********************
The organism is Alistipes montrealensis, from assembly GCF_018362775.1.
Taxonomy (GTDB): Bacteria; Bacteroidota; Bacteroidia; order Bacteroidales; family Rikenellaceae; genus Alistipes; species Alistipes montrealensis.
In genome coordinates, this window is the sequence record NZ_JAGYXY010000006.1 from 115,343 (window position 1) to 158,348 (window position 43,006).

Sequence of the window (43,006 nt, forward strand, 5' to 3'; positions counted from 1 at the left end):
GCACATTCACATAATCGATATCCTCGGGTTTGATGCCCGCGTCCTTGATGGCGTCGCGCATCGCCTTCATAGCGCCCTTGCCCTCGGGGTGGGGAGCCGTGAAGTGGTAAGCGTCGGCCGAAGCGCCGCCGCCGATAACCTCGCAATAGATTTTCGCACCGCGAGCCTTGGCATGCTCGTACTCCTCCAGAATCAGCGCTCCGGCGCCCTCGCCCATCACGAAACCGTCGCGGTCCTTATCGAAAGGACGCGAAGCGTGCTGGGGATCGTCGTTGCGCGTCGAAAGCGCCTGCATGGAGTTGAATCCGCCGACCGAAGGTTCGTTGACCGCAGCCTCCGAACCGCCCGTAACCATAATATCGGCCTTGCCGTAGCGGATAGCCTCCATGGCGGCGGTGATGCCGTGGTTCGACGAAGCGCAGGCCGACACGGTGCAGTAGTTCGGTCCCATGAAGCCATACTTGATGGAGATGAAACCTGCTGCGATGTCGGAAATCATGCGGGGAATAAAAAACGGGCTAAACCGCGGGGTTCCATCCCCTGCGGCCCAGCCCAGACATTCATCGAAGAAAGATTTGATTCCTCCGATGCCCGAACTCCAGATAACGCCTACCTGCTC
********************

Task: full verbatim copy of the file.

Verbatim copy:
The organism is Alistipes montrealensis, from assembly GCF_018362775.1.
Taxonomy (GTDB): Bacteria; Bacteroidota; Bacteroidia; order Bacteroidales; family Rikenellaceae; genus Alistipes; species Alistipes montrealensis.
In genome coordinates, this window is the sequence record NZ_JAGYXY010000006.1 from 115,343 (window position 1) to 158,348 (window position 43,006).

Sequence of the window (43,006 nt, forward strand, 5' to 3'; positions counted from 1 at the left end):
GCACATTCACATAATCGATATCCTCGGGTTTGATGCCCGCGTCCTTGATGGCGTCGCGCATCGCCTTCATAGCGCCCTTGCCCTCGGGGTGGGGAGCCGTGAAGTGGTAAGCGTCGGCCGAAGCGCCGCCGCCGATAACCTCGCAATAGATTTTCGCACCGCGAGCCTTGGCATGCTCGTACTCCTCCAGAATCAGCGCTCCGGCGCCCTCGCCCATCACGAAACCGTCGCGGTCCTTATCGAAAGGACGCGAAGCGTGCTGGGGATCGTCGTTGCGCGTCGAAAGCGCCTGCATGGAGTTGAATCCGCCGACCGAAGGTTCGTTGACCGCAGCCTCCGAACCGCCCGTAACCATAATATCGGCCTTGCCGTAGCGGATAGCCTCCATGGCGGCGGTGATGCCGTGGTTCGACGAAGCGCAGGCCGACACGGTGCAGTAGTTCGGTCCCATGAAGCCATACTTGATGGAGATGAAACCTGCTGCGATGTCGGAAATCATGCGGGGAATAAAAAACGGGCTAAACCGCGGGGTTCCATCCCCTGCGGCCCAGCCCAGACATTCATCGAAGAAAGATTTGATTCCTCCGATGCCCGAACTCCAGATAACGCCTACCTGCTC